The man eased himself into the Jaguar and started making strange moaning noises of delight, running his hands along the inside roof of the driver’s seat, which is a delightful chamois leather. Then he started sitting in the charcoal/charcoal ivory seats and messing around with the sixteen-way electronically adjusted seats — as if he were about to lie back and watch the Test match. ‘Very comfortable, I like it, I like it,’ he said.
My father still has his convertible XJS from the 1980s parked outside a barn at home in the country. His old Jag hasn’t been driven for about ten years and is now a rusted wreck, but he keeps it in the dim hope of one day having it restored. When he was at Oxford back in the ’50s, his first car was a Jaguar SP 250. He still says it is the best sports car he has ever driven.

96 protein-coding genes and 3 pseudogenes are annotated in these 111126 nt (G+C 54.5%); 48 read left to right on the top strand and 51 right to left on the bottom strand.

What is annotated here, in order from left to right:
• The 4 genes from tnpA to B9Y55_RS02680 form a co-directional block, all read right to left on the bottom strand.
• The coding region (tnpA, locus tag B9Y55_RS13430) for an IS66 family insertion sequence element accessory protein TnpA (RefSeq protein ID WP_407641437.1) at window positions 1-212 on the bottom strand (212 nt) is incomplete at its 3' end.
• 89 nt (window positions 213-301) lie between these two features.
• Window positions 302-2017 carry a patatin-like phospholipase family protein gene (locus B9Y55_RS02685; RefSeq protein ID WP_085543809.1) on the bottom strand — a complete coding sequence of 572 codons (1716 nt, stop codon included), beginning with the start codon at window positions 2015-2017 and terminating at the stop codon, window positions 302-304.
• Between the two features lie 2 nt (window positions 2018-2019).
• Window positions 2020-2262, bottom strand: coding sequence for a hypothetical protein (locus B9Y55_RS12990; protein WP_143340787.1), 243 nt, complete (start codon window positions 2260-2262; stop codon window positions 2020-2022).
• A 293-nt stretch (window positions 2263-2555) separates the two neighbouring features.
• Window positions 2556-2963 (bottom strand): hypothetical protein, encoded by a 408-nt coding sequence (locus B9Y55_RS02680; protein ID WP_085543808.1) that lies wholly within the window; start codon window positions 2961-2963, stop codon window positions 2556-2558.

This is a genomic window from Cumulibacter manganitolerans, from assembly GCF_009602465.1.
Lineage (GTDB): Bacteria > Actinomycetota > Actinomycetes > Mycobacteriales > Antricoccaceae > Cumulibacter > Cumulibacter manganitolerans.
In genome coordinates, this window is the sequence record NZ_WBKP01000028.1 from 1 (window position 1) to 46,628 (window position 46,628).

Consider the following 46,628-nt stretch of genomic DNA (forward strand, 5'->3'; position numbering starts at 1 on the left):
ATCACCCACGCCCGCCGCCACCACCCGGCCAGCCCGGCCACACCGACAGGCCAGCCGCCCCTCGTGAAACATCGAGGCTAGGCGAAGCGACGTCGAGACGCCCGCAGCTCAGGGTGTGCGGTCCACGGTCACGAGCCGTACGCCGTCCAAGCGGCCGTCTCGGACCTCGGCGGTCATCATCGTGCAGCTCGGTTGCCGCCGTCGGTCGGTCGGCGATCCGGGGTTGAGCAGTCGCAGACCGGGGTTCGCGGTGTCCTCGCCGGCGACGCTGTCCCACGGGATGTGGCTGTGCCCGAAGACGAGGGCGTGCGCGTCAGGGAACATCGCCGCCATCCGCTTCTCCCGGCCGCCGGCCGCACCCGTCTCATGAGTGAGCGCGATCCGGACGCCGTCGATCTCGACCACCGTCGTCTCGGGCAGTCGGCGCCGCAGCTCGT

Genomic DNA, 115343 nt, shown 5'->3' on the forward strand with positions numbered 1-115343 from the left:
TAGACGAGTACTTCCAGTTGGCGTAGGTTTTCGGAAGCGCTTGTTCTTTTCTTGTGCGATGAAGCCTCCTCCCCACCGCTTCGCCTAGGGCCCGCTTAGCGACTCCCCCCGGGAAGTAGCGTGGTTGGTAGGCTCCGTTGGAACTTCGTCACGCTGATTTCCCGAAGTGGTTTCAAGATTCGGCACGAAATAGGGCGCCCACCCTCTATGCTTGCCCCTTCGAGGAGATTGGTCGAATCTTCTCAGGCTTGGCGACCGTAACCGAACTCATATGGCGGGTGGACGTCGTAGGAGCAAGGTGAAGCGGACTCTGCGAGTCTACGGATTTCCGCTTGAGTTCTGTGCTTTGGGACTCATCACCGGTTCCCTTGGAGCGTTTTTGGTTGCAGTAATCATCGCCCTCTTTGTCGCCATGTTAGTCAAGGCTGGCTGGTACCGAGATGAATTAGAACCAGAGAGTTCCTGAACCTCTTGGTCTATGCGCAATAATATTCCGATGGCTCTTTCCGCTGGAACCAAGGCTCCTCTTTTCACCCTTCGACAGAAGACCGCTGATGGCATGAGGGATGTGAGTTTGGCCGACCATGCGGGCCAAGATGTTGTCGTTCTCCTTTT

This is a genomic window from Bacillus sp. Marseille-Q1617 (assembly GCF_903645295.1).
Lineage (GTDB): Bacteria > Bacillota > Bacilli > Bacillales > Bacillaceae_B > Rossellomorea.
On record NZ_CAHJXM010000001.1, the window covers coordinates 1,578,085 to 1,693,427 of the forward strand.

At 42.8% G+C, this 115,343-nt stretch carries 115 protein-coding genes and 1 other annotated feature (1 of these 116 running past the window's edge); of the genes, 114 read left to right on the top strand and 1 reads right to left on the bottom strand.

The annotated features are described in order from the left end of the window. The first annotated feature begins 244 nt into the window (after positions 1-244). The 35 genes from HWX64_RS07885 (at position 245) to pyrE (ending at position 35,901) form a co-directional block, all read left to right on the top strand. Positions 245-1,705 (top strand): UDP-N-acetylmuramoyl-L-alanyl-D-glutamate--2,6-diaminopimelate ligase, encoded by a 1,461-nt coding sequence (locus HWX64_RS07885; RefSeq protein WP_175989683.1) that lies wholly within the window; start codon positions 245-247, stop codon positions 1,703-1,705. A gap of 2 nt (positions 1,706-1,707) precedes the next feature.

That’s the thing about Jaguar: it does have this completely fanatical loyal customer base. People like my father never bought Jaguar just because it was ‘British’. They bought their cars because they were the fastest, the sleekest, and the best. Which is why I think my father has been a little jealous of late, seeing the new gleaming XKR parked next to his rusting XJS convertible wreck.
He loved his Jag — until it rotted on him. Still, he appreciates classic good looks and the message a Jag sends out. Whenever anybody like a builder or a decorator appeared down the drive, he would call me and say: ‘Drive the Jag around the back — now! You don’t want them to think you’re too rich.’